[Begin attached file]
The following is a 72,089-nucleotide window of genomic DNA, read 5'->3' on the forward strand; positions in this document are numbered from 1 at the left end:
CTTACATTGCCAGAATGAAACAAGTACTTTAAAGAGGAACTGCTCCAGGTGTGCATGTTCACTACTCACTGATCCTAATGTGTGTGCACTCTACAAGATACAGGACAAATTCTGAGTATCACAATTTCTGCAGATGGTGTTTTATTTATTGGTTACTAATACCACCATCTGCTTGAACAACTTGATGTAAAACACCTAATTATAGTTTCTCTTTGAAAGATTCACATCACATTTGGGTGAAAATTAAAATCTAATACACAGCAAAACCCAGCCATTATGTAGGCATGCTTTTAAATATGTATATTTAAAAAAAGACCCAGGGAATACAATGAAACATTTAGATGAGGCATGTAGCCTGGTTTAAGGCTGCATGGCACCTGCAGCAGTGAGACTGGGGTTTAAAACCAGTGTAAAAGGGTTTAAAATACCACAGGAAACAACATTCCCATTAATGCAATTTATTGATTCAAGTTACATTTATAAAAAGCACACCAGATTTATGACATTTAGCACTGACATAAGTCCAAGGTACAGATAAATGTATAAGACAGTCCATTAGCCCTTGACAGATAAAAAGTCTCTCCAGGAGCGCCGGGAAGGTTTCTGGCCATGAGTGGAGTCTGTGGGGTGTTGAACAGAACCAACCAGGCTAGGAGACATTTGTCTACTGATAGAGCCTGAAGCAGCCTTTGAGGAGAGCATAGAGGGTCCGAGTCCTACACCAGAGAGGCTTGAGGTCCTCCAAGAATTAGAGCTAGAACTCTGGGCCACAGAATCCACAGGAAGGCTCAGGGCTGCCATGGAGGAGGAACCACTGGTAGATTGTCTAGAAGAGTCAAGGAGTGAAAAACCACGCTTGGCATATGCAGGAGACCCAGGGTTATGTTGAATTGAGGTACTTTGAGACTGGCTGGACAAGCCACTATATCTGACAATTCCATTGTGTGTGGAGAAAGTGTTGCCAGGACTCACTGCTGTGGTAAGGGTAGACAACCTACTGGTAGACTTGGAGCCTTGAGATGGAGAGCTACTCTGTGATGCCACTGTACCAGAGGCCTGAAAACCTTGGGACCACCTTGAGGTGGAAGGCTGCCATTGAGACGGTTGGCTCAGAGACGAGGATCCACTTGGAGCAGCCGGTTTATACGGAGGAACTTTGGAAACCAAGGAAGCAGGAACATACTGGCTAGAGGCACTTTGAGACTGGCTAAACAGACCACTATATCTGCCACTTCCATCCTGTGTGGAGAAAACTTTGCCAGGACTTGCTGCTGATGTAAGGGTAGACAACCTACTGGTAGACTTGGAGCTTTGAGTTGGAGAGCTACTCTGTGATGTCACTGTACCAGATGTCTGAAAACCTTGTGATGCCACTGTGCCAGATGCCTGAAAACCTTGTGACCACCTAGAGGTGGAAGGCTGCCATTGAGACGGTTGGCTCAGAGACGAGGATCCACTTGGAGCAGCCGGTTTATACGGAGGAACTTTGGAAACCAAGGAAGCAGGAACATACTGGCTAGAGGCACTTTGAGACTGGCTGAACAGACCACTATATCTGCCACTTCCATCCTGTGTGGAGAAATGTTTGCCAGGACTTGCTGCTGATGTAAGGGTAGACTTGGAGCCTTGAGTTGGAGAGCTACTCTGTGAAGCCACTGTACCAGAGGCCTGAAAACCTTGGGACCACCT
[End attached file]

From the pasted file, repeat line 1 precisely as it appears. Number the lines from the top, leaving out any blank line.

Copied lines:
The following is a 72,089-nucleotide window of genomic DNA, read 5'->3' on the forward strand; positions in this document are numbered from 1 at the left end: